In all, at least 95 people were killed or found dead in Iraq.
    The deadliest attack occurred when a a fuel tanker exploded near a gas station in western Baghdad’s primarily Sunni Mansour neighborhood, killing at least 50 people and wounding 60, police said. Two police officers, both speaking on condition of anonymity out of security concerns, said the explosion was the work of a suicide attacker.
    Earlier, a parked car bomb killed 17 civilians and left a gaping crater in a busy square in central Baghdad, police said. Another 32 people were wounded by the blast, another police officer said on the same condition of anonymity.
    An Associated Press reporter at the scene said the explosion ripped a hole five feet wide in the asphalt. Three minibuses and six cars were damaged by flames and flying debris. Blood pooled in the street.
    A gas station and a popular ice cream parlor also suffered damage. Windows were shattered and benches lay toppled outside. Shrapnel scattered 200 meters from the blast.
    The explosives had been in a vehicle in al-Hurriyah square in the mostly Shiite Karradah neighborhood, and detonated around 10:15 a.m., the police officer said.
    The bombing occurred nearly a week after a cluster of explosions, including one from a massive truck bomb, hit the same neighborhood. Karradah had previously been thought to be one of central Baghdad’s safest areas. Last Thursday’s blasts killed more than 60 people.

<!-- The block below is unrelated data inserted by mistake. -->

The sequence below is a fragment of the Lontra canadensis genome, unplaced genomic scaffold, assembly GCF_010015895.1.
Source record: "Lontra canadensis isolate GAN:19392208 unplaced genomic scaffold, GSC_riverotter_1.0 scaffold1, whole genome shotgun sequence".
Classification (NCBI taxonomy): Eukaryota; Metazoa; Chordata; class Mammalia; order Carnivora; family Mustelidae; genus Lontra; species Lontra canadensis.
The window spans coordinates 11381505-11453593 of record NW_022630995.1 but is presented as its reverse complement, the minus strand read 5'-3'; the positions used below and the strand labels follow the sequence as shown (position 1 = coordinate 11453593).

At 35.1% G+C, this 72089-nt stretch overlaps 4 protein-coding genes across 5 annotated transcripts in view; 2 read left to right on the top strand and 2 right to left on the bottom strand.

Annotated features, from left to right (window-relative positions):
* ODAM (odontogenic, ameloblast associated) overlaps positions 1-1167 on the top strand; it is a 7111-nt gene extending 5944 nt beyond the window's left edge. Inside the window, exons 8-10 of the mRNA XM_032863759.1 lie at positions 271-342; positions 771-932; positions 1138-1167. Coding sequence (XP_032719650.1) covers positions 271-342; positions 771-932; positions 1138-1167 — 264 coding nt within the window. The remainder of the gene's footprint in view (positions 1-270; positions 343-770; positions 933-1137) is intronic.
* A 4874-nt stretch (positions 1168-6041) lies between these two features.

Elsewhere in Baghdad, a parked car bomb killed three people and wounded five in southern Baghdad. The attack occurred in the al-Athouriyn area of Dora, where most residents are Christian.
    The U.S. military on Wednesday announced the deaths of three more soldiers, killed by a sophisticated, armor-piercing bomb in eastern Baghdad. An explosively formed penetrator, or EFP, detonated near the soldiers’ patrol during combat operations Tuesday, it said. Six other soldiers were wounded.
    Another soldier was killed by small arms fire Tuesday in a separate incident, the military reported.
    That brought to 77 the July toll of U.S. deaths in Iraq. It was the lowest monthly count in eight months, as the U.S. military said it was gaining control of former militant strongholds.
    Still, it was the deadliest July for U.S. troops since the war began. For the previous three years, the month of July saw a relatively low death toll. In July 2006, 43 U.S. troops were killed in Iraq, and 54 died in each of the previous two Julys.
    By contrast, July was the second-deadliest month for Iraqis so far this year, according to an Associated Press tally.
    In other violence Wednesday, Iraqi police said a parked car bomb killed three people and wounded five in southern Baghdad in a mostly Christian area.
    The U.S. military said its forces had killed three suspects and captured 27 others in raids targeting al-Qaida in Iraq on Tuesday and Wednesday.
    Associated Press writer Bushra Juhi in Baghdad and the AP News Research Center in New York contributed to this report.